How to Protest Your Property Taxes in Texas

Your property tax appraisal arrived in the mail. You opened it up, and nearly passed out. Texas home values are going up, but how could your property value have increased so much? This might be great for the economy, but you’re a homeowner. Is it the best thing for you?

Now you’re mad and ready to fight. You need a simple plan that will protect your homeowner rights and lower your Texas property taxes.

Step 1 – Find Out Your Home’s Current Value

The first thing you need to know is the current value of your home. If homes similar to yours are selling for 250K and your appraisal value is at or less than 250K then you may not be able to make the case that your property value should be lowered.

To find out current value ideally you should get an appraisal from a licensed appraiser, but this will have a cost associated with it. Price will vary based on location and size of property but be thinking in the $300-$500 range.

You could get a Comparative Market Analysis (CMA) from a competent REALTOR. It includes the same basic information as the appraisal, but doesn’t carry the same weight before the appraisal review board. Offer to compensate the REALTOR for their time if you choose to go that route.

If your home’s current tax appraisal is at or below its current appraised value then you probably would not win an appeal based on value. There may be an exception if your home has some major defect that negatively impacts its value, such as a foundation that needs to be repaired or a roof that needs to be replaced.

Step 2 – File Written Notice of Your Protest by April 30

You must file a written protest with your local appraisal district by April 30 to appear before the Appraisal Review Board (ARB). They have official forms, but they aren’t required. Any written notice is sufficient if it includes the following:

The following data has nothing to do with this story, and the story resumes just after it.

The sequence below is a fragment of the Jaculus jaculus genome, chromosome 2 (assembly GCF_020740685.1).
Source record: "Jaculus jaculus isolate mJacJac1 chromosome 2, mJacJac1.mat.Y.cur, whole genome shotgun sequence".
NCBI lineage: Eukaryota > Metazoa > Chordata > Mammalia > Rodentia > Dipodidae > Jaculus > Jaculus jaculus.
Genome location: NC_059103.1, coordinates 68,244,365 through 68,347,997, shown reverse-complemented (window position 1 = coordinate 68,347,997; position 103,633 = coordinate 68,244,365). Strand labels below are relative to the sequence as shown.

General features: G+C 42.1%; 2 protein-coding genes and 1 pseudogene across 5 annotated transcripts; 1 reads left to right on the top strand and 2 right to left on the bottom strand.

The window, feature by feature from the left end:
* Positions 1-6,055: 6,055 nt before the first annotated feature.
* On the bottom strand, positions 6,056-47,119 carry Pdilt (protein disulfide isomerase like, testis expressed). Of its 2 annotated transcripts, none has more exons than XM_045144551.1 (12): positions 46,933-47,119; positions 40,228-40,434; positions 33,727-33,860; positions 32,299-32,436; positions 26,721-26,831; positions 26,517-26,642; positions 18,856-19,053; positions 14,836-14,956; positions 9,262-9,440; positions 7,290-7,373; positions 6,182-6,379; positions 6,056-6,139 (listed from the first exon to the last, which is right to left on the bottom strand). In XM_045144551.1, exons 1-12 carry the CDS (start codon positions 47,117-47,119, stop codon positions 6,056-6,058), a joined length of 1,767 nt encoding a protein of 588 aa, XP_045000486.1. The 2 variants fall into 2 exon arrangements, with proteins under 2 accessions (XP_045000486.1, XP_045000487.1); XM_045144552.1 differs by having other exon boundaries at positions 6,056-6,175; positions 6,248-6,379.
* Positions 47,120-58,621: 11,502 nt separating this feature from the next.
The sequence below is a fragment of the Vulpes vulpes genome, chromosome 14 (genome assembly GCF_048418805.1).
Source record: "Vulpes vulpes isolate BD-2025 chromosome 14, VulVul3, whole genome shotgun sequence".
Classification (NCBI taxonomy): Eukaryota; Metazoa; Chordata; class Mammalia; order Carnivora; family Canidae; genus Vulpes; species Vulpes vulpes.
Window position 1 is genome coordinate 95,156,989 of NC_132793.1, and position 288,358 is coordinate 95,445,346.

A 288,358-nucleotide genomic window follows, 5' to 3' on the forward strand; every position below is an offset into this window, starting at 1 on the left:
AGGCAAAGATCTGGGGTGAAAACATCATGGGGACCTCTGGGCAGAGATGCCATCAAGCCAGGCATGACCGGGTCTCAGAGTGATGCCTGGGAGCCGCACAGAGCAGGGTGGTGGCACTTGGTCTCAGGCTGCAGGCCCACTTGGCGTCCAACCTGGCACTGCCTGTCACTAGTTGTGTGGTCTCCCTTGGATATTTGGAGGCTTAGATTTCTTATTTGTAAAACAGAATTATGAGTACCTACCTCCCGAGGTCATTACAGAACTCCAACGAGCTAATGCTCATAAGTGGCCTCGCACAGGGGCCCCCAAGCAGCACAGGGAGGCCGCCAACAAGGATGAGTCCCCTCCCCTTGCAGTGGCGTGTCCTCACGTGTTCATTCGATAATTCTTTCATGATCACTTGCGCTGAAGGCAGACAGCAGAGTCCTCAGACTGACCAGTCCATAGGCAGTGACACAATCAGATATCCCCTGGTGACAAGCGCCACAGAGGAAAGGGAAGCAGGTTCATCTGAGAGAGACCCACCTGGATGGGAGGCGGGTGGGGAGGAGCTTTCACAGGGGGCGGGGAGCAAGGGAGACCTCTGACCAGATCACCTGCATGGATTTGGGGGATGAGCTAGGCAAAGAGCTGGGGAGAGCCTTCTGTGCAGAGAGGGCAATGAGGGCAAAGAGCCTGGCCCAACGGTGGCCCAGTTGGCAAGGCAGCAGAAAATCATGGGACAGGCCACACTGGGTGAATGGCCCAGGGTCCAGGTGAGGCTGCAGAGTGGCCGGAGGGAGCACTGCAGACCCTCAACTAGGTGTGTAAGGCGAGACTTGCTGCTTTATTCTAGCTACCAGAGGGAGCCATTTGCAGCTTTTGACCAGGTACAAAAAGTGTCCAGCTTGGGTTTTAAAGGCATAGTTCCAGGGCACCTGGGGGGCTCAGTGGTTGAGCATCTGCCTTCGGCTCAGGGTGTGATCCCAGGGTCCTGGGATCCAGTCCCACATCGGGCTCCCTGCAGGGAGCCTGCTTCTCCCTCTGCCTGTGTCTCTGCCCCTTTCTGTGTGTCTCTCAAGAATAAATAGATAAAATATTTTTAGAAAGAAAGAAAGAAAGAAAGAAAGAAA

• Property owner’s name
  • Address of property subject to protest
  • Statement of dissatisfaction with a decision by the appraisal district

Once your notice is filed the ARB will notify you within 15 days of the date, time, and place of your hearing.

Step 3 – Discuss Your Protest Issue With the Appraisal Office

In some cases you might be able to resolve your issue in advance of your hearing before the ARB by discussing it with the appraisal office. Contact them directly to find out their procedure.

Step 4 – Appear before Appraisal Review Board

At least 14 days before your protest hearing you will receive a packet of information that includes a description of the ARB’s procedures. Read and follow them carefully. Arrive early for your hearing. And when it’s your turn stick to the facts.

Tip: Appraisal Review Board Meetings are public. Find out their schedule and attend one in advance to give you a better idea how the process works.

The only thing ARB members can consider is the valuation of your property. The following have no bearing on your case:

  • Tax rate
  • How tax money is spent
  • Your thoughts on the legality of the process

Don’t waste the limited time you have before the board talking about them, or any other extraneous information not directly tied to the value of your property.

Be prepared in advance with facts, figures, and examples. This is where the information provided to you in the appraisal or the CMA becomes valuable. Print them out and make a copy available to each member. Then calmly and clearly state your case before the board and answer any questions they have.

Remember the tax appraiser will be there presenting their case as well and has access to the same information the appraiser and REALTOR have. So don’t think you can just use the lower comparable sales that support your position and ignore the higher ones. If you are excluding data from your presentation you need to be able to explain why.

If you need to talk about the condition of your home not being comparable to others then you should be prepared with pictures and estimates from licensed repair contractors.

The Appraisal Review Board listens both to you and the chief appraiser before making a decision. The chief appraiser has the burden of proving your property’s value. If the chief appraiser fails to make their case then the ARB must rule in your favor.


There are more reasons to appear before the ARB than just the value of your home. There are also other caveats you should be aware of. The Texas Comptroller of Public Accounts has an excellent resource, How to Protest Your Property Tax Bill, available on their site.

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